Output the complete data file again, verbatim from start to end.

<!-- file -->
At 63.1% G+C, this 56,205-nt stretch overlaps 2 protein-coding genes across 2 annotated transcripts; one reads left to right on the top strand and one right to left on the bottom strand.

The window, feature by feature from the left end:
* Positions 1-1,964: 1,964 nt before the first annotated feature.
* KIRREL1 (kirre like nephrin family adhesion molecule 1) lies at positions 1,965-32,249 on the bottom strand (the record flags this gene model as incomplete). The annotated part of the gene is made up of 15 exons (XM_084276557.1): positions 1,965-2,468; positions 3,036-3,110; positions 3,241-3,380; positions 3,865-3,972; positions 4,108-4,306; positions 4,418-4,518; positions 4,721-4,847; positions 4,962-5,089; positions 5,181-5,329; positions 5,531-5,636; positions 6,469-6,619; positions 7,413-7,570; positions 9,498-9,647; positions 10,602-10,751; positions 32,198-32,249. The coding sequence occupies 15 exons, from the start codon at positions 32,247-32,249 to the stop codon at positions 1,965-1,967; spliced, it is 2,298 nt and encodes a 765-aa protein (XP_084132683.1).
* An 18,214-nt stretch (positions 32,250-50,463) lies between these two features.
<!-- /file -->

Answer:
At 63.1% G+C, this 56,205-nt stretch overlaps 2 protein-coding genes across 2 annotated transcripts; one reads left to right on the top strand and one right to left on the bottom strand.

The window, feature by feature from the left end:
* Positions 1-1,964: 1,964 nt before the first annotated feature.
* KIRREL1 (kirre like nephrin family adhesion molecule 1) lies at positions 1,965-32,249 on the bottom strand (the record flags this gene model as incomplete). The annotated part of the gene is made up of 15 exons (XM_084276557.1): positions 1,965-2,468; positions 3,036-3,110; positions 3,241-3,380; positions 3,865-3,972; positions 4,108-4,306; positions 4,418-4,518; positions 4,721-4,847; positions 4,962-5,089; positions 5,181-5,329; positions 5,531-5,636; positions 6,469-6,619; positions 7,413-7,570; positions 9,498-9,647; positions 10,602-10,751; positions 32,198-32,249. The coding sequence occupies 15 exons, from the start codon at positions 32,247-32,249 to the stop codon at positions 1,965-1,967; spliced, it is 2,298 nt and encodes a 765-aa protein (XP_084132683.1).
* An 18,214-nt stretch (positions 32,250-50,463) lies between these two features.